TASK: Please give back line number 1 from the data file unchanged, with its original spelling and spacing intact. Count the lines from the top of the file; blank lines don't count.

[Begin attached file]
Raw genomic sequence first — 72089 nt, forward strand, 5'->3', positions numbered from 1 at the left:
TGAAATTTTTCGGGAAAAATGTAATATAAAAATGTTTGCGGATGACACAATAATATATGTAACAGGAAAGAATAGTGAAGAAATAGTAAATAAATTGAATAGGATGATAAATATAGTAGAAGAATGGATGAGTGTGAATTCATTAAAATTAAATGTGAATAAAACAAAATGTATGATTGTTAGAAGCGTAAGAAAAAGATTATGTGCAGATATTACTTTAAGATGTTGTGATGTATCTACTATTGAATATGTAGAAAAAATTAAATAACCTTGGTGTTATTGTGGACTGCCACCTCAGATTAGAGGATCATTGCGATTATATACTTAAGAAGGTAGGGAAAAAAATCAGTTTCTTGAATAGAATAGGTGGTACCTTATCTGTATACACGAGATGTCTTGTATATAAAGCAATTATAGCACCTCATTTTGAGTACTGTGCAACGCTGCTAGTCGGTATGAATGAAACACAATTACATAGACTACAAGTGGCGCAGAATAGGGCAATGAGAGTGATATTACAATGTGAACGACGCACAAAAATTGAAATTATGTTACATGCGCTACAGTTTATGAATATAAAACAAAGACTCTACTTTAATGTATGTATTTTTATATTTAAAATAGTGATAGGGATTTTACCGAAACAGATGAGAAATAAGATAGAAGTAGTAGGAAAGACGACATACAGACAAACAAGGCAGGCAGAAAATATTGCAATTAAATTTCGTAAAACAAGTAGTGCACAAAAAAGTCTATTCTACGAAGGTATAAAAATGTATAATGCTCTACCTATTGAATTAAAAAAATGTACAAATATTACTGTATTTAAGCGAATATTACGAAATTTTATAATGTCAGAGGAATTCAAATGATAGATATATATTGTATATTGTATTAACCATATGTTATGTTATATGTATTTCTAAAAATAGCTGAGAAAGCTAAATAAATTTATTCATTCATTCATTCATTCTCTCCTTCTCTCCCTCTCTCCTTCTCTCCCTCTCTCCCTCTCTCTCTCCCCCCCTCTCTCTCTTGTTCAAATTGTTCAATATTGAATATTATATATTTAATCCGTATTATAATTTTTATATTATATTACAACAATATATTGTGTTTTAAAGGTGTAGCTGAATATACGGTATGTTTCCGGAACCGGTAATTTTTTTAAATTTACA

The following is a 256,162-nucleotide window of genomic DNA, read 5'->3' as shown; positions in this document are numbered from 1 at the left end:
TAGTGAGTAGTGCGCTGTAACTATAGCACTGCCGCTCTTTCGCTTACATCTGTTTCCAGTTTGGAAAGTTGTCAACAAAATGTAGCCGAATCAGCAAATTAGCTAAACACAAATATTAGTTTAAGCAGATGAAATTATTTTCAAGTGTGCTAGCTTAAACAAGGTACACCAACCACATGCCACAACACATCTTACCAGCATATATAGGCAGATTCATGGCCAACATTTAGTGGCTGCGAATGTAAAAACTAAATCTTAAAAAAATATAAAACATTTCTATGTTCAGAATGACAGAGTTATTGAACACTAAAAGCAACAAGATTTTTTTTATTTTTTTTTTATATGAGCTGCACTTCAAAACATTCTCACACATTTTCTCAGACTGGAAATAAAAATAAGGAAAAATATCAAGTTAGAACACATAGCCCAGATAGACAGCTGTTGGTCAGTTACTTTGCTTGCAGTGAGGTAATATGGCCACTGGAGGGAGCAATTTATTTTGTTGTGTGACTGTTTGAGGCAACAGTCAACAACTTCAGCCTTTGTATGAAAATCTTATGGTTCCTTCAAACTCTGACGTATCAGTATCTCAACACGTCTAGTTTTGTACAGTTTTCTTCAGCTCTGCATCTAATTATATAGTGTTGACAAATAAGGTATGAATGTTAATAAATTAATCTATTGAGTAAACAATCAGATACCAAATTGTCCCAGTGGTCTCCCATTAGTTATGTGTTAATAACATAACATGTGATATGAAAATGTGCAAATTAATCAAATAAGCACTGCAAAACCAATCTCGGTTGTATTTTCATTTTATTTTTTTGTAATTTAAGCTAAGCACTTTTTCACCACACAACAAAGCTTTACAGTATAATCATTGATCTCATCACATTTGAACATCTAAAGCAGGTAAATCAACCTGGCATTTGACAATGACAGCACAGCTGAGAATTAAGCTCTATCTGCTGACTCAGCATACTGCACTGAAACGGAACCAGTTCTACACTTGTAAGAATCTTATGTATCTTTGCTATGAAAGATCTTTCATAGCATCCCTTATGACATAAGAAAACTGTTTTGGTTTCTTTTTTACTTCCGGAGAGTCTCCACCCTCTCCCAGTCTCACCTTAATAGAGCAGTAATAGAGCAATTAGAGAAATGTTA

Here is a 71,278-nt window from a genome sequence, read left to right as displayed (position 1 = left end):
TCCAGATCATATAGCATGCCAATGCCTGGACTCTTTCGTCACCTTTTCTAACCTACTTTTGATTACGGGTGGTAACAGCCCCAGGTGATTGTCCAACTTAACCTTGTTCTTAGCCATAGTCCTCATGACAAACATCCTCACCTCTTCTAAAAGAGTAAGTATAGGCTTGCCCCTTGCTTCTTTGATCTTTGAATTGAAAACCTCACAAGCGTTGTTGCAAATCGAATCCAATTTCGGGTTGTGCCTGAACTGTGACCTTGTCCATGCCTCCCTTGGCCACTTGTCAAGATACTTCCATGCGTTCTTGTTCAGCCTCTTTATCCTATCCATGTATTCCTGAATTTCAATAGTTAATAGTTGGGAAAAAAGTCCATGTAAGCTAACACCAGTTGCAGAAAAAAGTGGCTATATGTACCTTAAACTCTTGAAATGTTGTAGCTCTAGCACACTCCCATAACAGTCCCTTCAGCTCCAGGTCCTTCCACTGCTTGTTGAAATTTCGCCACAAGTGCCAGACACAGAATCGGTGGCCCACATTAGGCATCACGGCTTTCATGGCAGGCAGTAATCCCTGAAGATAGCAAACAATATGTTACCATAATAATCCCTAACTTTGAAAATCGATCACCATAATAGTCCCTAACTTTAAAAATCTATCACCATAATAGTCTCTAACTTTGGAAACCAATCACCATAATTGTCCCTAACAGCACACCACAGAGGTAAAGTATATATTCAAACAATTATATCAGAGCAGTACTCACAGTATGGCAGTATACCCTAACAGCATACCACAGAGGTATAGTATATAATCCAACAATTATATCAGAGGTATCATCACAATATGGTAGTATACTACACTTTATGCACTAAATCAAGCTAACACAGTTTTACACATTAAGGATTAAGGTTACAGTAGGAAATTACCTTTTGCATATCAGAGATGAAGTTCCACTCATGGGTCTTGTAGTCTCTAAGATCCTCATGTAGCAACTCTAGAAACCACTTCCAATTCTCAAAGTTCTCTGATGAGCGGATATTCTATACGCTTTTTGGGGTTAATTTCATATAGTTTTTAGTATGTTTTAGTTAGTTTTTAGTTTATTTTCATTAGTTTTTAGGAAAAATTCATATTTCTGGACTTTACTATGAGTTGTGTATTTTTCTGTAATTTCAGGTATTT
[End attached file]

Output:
Raw genomic sequence first — 72089 nt, forward strand, 5'->3', positions numbered from 1 at the left: